Social Impact Scholars Speak Out About COVID-19

The Social Impact Scholars at Champlain College are speaking out about COVID-19 and the slew of negative effects it has brought to the world. 

The Social Impact Scholars Program (SIS) at Champlain College is a group of students selected during the college application process that show a desire to share diverse stories and make an impact on the world. Once selected to be an SIS member, the students participate in service days, specific classes for Core and Math, and attend trips to local businesses, art events, and political gatherings that focus on making an impact.

Since the very beginning of the COVID-19 pandemic, the world has drastically changed. Self-isolation and stay-at-home orders were mandated to help prevent the spread of the virus. Businesses were forced to close to keep the public and employees safe. Across the globe, schools transitioned to online learning. Initially, Champlain’s Social Impact Scholars planned to hold a Speak Out event on campus. When the world turned remote, they decided to each choose a topic to speak out about that had somehow been affected by COVID-19. Below are three of these stories.

Josh Pan, ’23 // Business Administration

Josh focused his SIS project on the safety of Chinese Americans during the pandemic. Once President Trump labeled the virus as the “Chinese Virus,” Josh began to fear for his own well-being, as well as the safety of fellow Asian Americas around the world.

Take some time to watch Josh’s Speak Out.

Because the virus originated in China, Xenophobic people have latched onto the false idea that it should be labeled the “Chinese Virus,” explains Josh. However, just because the first outbreak originated in China, it does not mean all Asian Americans carry the virus. Xenophobic attacks and accusations have occurred during other global pandemics throughout history, but it is extremely important for us to understand that basing accusations on fear is not the way to combat this virus, adds Josh.

Social Impact Scholar Lexy Sophabmixay, ’23 // Game Art, also chose to focus her Speak Out on Xenophobia in the COVID-19 age. She communicated her Speak Out through her art.

Kaya Mulligan, ’21 // Social Work

Kaya explored the pandemic’s impact on reproductive rights. Since the virus has caused non-essential businesses to close, some smaller medical clinics were forced to shut down as well. This means in some cases, people need to travel further to get the medical care they need, Kaya explains. Kaya specifically mentions sexual and reproductive rights in her speak out; abortion clinics have been banned in certain states during the pandemic. This has triggered some women to drive further outside of their direct communicates to seek help.

Watch Kaya’s Speak Out here!

In her Speak Out, Kaya also talks about how the U.S. lacks universal healthcare, limiting the potential medical care Americans are able to receive, based on their income. Some people who get sick are therefore unable to afford the care and medical guidance they need, which can increase the likelihood of the virus spreading to others nearby. As more people lose their jobs, the more health care can become an issue.

Molli Shuker, ’23 // Game Design

Molli’s Speak Out talks about how important media and entertainment are during quarantine. While the news media provides information about the current happenings of the world, entertainment gives us the chance to pull away from reality, relax, and escape from the challenges of the real world for a moment.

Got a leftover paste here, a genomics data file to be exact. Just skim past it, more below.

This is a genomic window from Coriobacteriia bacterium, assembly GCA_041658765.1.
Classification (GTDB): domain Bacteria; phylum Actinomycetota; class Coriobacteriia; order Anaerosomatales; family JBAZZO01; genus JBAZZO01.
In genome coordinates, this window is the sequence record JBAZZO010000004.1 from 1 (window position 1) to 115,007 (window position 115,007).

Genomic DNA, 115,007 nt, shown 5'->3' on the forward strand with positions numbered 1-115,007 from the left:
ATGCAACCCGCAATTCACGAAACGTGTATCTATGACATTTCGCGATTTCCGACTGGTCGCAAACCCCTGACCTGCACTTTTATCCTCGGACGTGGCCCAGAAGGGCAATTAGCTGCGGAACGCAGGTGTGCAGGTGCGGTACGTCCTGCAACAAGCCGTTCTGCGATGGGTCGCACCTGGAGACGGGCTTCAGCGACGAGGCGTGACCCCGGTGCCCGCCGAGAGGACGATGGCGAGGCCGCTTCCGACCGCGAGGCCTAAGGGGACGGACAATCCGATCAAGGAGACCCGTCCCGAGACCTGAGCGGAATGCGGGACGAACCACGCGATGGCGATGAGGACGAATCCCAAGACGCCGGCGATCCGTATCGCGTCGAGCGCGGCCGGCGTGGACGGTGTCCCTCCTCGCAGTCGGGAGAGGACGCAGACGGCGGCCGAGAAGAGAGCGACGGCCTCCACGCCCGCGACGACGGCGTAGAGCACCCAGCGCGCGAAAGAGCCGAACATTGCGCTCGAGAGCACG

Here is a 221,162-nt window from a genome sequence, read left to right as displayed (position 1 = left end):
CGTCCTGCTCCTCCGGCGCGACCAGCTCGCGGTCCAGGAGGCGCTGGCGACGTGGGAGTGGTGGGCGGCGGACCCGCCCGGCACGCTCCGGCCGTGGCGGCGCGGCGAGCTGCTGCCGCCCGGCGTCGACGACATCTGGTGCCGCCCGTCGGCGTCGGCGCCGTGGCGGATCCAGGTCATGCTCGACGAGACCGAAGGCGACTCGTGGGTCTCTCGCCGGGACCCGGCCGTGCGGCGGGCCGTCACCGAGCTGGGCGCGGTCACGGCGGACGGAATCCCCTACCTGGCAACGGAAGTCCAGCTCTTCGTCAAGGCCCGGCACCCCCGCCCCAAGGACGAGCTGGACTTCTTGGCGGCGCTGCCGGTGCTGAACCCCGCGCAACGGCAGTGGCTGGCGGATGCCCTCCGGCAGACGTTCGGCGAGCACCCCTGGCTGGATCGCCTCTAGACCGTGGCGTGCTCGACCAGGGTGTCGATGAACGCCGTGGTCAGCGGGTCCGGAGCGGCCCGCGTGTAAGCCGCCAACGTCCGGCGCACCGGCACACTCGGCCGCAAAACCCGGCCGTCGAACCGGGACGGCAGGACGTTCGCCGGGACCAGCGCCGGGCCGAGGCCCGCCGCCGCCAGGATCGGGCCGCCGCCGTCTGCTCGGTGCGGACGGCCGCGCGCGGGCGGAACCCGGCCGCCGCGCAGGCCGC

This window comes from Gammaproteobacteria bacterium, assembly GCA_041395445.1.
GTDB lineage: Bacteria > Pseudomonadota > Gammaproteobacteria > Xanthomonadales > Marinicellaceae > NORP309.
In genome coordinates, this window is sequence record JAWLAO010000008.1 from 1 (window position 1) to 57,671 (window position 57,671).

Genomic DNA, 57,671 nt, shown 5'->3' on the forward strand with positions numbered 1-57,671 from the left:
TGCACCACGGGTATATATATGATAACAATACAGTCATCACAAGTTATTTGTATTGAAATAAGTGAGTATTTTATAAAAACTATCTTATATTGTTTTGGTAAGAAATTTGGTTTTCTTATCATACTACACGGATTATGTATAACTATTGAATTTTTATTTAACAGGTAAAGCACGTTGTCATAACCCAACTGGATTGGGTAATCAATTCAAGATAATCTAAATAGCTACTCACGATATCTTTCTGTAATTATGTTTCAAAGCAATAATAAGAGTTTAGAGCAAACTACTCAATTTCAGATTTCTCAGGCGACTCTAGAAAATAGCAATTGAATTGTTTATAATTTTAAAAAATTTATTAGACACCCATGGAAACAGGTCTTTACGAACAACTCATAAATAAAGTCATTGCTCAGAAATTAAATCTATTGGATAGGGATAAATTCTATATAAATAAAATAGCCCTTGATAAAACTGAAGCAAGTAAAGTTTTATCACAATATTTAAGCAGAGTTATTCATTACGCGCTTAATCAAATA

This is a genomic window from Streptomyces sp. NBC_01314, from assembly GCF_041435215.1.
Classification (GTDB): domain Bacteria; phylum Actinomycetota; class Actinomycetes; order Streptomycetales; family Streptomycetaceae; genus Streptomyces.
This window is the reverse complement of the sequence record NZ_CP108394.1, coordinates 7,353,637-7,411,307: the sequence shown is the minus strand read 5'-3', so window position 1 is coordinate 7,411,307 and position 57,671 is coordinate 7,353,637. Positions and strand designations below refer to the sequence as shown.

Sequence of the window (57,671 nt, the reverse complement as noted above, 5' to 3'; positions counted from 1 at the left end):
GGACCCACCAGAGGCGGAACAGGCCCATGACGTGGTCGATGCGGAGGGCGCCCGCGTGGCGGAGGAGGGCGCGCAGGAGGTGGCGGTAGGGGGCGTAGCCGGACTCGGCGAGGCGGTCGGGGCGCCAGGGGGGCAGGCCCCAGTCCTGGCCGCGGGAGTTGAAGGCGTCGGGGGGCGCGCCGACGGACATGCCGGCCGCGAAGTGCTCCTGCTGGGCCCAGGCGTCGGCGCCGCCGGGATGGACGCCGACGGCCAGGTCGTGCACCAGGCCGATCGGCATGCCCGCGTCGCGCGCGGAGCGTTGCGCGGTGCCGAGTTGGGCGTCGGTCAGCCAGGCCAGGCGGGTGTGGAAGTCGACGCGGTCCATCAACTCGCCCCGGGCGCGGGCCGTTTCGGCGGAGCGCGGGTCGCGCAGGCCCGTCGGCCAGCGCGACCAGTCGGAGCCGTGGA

Watch Molli’s full Speak Out video!

Creatives, or people who work in the creative industry, are the ones creating the content and art that the general pubic uses to escape. Books, movies, television, and games are consumed by millions of people each day. Molli argues that creatives are just as essential as doctors during this time, but she compares them on a different level. We need nurses and doctors to keep everyone healthy and provide essential medical care, and we need creatives to keep everyone mentally sane and entertained. 

The biggest example Molli uses is the new Nintendo game, Animal Crossing: New Horizons, which launched around the same time stay-at-home orders went into place. She explains how the game provides the social interaction we need and crave, but in a virtual and safe way.

Animal Crossing: New Horizons is a social simulation game which allows players to visit friends’ islands and grow their own communities.

Speaking Out About COVID-19

While we are socially distancing ourselves from each other, it is important that we do not emotionally distance ourselves. With the rise of technology, we have the ability to contact each other through various forms of call, text, social media, video games, and more. 

According to the CDC, there are certain things we can do in order to help prevent the spread of the virus.

  • Wear face masks when leaving self-isolation to help keep others around you healthy
  • Wash your hands often with warm, soapy water
  • Social distance when coming in contact with others by staying six feet apart

While we’re all stuck inside, now is the chance to try new hobbies, learn a new language, or do something you’ve always wanted to do, but haven’t had the time to give it a try. Keep yourself busy, and focus on maintaining contact with friends and family over the internet or at a safe distance.

Check out more information about the Social Impact Scholars Program at this link.

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